Well, that sounds pretty right. Nothing more to add for me.
In a different subbed version, Kyou says "She's not cynical like you" and then Tomoya replies, she's like her mother.
That's what the DVD-subtitles say as well. So the "Good at making friends"-line was probably just a mistranslation.
On Nagisa and relationships: Her and Tomoya sleeping on different futons after gettting married. Full stop. Saying that's weird is an understatement. For that matter, the nature of their relationship is incredibly strange, what with them never hugging nor kissing, always holding hands at best. I mean, there's a middle point inbetween "Eroge" and "a way-over-the-top chaste relationship". This might be partially Values Dissonance or somesuch, possibly, but still, they couldn't have them hug and kiss at least ONCE? For example, Kanon 2006 had the winning couple kiss, and it's not alone or anything, so... Also, for those who have played the original game, do any of the other routes have hugging and kissing, or Nagisa's route isn't alone on this?
There is kissing and such in all the main girl routes including Nagisa in the game, though there is quite a bit more of it in the Tomoyo and Fujibayashi routes compared to the Fuuko, Kotomi, and Nagisa routes. Note that that's the primary reason those two routes were not included in the main anime, as it would have been way too difficult to synchronize those two much more romantic routes with the main story.
And also why they were given "alternate universes" episodes, then. Again, thank you, for that makes LOADS more sense than the utter and total lack of physical signs of appreciation from the anime. Seriously, what did get in Kyo Ani when doing this? At least two shows of them (Haruhi and Kanon) have kissing, dammit!
Kyou's OVA did have Ryou and Kyou kiss Tomoya (separately, of course).
I would like to point out that in the episode that reveals Nagisa is pregnant, she admits to have done "ecchi" stuff with Tomoya. ... or... something to that effect, depending which subs you watch. This was probably the closest this show ever got to acknowledging anything further in Tomoya's and Nagisa's relationship other than holding hands. So there ya go.
From what this troper has heard, the whole "sleeping in separate futons"-thing is apparently quite common in Japan, as they simply don't have futons big enough for two people to sleep on.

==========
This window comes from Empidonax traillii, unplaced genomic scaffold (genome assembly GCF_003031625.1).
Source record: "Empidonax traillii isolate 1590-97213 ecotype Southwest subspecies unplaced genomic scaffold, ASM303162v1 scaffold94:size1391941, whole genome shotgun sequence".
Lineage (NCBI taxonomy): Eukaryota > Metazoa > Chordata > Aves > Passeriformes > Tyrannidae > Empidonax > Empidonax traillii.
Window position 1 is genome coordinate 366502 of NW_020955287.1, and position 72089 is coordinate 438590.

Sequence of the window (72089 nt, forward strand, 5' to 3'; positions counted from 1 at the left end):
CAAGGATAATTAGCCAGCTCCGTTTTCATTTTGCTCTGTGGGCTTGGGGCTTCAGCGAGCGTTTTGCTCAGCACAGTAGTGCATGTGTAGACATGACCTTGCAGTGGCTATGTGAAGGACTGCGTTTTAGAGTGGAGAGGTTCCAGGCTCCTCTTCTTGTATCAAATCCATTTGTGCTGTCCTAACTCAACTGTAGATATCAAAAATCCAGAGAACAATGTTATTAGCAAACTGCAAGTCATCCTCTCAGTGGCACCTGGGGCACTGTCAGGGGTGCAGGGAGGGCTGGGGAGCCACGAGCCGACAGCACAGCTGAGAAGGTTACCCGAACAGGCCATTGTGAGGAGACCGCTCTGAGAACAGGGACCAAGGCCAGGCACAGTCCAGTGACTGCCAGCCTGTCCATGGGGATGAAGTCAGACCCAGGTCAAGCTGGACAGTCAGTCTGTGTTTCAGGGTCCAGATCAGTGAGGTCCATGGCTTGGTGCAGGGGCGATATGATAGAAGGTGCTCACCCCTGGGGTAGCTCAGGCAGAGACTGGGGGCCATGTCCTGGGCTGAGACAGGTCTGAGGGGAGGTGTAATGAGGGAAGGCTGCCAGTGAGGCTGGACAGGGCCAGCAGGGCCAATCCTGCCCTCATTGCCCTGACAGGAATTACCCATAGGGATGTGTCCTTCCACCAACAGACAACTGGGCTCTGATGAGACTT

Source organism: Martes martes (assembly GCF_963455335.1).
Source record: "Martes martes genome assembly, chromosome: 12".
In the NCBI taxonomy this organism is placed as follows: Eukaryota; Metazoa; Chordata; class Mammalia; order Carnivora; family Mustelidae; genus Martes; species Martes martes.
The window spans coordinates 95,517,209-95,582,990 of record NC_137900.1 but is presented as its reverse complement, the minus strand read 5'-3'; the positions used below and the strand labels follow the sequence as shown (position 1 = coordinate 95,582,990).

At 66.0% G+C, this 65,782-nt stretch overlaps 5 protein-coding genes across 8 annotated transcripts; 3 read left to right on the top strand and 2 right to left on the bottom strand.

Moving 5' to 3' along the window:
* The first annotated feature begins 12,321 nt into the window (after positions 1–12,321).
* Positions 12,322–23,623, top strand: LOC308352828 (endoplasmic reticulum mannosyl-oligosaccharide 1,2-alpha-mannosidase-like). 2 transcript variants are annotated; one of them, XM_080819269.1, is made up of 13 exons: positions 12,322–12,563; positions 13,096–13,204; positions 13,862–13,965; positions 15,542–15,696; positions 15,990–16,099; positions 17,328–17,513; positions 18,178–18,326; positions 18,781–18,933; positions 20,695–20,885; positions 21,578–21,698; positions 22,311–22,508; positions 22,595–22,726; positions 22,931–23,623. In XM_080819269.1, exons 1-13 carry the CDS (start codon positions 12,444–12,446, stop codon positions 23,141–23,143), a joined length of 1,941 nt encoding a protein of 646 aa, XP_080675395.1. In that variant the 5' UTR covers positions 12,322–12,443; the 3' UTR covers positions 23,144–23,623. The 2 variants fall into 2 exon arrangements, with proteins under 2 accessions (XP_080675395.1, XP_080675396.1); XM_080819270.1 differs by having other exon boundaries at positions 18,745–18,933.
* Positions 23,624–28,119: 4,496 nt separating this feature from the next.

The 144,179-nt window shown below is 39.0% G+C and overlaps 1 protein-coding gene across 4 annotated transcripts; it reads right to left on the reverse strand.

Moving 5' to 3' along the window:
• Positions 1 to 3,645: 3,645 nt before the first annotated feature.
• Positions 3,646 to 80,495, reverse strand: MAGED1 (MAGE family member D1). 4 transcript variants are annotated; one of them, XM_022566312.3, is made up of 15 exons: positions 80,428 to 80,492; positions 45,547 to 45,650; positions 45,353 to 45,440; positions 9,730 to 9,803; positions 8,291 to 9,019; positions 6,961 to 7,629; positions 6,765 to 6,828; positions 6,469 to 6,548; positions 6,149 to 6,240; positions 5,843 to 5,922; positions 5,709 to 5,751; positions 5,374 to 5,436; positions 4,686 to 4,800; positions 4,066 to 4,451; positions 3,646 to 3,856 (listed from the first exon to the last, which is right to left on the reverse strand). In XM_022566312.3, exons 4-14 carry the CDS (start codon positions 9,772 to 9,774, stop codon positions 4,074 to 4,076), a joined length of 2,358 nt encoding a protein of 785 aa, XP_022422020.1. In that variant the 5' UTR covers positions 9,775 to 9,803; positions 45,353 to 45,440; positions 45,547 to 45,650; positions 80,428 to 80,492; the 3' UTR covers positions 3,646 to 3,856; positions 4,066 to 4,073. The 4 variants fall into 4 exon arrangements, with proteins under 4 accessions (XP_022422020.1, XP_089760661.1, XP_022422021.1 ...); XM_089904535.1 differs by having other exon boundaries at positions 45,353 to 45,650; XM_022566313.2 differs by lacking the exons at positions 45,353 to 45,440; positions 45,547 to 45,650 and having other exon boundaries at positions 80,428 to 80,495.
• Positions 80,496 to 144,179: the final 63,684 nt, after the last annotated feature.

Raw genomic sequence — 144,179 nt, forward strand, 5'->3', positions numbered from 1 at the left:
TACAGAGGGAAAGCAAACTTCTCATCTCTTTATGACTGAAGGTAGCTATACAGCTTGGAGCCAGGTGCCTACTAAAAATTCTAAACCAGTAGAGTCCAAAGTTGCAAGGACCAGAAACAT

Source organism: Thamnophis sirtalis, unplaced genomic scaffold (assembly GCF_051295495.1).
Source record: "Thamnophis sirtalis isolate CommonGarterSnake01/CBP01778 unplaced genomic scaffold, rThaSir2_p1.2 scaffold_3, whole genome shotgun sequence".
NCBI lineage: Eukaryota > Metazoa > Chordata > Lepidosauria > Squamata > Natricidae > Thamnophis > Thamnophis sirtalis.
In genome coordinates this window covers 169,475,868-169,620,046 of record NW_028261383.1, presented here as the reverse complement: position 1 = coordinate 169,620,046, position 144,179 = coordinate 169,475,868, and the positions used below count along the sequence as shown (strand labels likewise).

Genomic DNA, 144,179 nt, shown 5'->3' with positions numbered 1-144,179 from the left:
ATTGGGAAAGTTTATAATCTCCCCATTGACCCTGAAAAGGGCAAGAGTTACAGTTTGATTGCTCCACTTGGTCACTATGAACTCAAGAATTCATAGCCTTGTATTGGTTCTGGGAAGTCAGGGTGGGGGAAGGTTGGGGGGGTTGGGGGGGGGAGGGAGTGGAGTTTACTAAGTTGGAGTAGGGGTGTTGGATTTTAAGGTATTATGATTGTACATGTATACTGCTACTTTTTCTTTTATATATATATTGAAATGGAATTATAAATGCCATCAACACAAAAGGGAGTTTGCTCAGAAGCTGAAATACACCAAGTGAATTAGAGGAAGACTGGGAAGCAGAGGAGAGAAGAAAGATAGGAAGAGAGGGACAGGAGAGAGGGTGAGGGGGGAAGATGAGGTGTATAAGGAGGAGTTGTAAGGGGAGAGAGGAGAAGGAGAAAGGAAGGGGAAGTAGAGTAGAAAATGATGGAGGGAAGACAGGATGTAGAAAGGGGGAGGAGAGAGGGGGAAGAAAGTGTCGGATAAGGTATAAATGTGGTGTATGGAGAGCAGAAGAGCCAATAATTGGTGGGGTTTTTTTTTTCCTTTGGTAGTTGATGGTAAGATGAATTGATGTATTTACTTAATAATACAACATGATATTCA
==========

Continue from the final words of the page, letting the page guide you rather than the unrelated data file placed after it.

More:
So many dating sim games have sex in them, I know it's a little odd, but the use of more of chaste characters is something I find refreshing.
In the game, Tomoya and Nagisa do actually share the same futon on occasion both before and after they get married.
The way Kyou and Fuuko's names are written on the OP. The former uses a romanization style, the latter uses an older one, causing her to get referred as "Fuko" by subs, fans, and just about everyone else. Which makes me angry. You don't want to see me angry. Er, seriously anyway, can't they be consistent? I wouldn't mind it TOO much if it was "Kyo" and "Fuko", even though I'd prefer "Kyou" and "Fuuko", but man... mixing two styles just doesn't looks right.
A few people do refer to them as "Kyou" and "Fuuko"; it's written that way in the translated visual novel as well.
And back to Sunohara getting unfairly treated: Episode 16 of After Story. Sunohara and the others (except Tomoyo) go visit Tomoya and Nagisa to celebrate New Year. Sunohara calls Tomoya "Okazaki", as he's always done. Both Tomoya and Nagisa reply, even though he always calls Nagisa for her first name (And with honorific, something Tomoya doesn't gets). Thusly Kyou chastises... Sunohara, since both are "Okazaki" now. Even though he did his normal thing and Nagisa was the dumb one for replying when he's never called her for her last name. It's even worse when you consider Tomoya calls Kyou for her first name and Ryou for her last name, yet Kyou never gets confused, even though it's the same thing. So, basically, Kyou is a hypocrite, Sunohara gets punished for doing things right and Nagisa never makes mistakes, even when she does (Then again, two episodes before she couldn't see through her dad's Paper-Thin Disguise... And in the previous one she couldn't think of names based on hers except "Nagisako" and "Nagisami"... The brightest crayon in the box she ain't.). And yes, I shouldn't think this THAT much, but still...
This bit about calling them both Okazaki came from the Visual Novel (Yes I'm that far into the story, yay)
That doesn't makes it any less silly, though.
Kyou just likes making fun of Sunohara.
Yeah, I guess. As I said, I shouldn't think this THAT much, but hey, that's what this section is for, right? But yeah, I consider this question closed. Oh, and thanks for taking your time to answer to my silly questions.
Regarding Nagisa only coming up with 'Nagisako' and 'Nagisami' for names based on hers, they were talking about taking a kanji from each of their names. Nagisa's name is spelled with only one kanji though, so if you don't combine it with another one, you end up with just her name.
Why does nobody have internet? Cell phones don't seem to appear much either. Would have solved quite a few problems.
There are a few things in the show that make me feel that the show takes place in the mid-nineties if not earlier, mostly because of this fact and when Sunohara has Tomoya listen to a Yuuske Yoshino mix tape, it's a cassette tape. So Clannad probably takes place before cell phones or the internet became widespread.
This might explain Akio becoming a rapper in the one episode of After Story...
One early After Story episode had Tomoya listening to Dango Daikazoku on an mp3 player.
Well, Tomoya's family is lower-class so obviously not even a computer there, Akio was seen playing a racing game on a video game console in After Story, but the family does not seem to have a computer. The only other house explored is Kotomi's, and it's pretty big so there are unexplored areas. In the end, you can't be sure.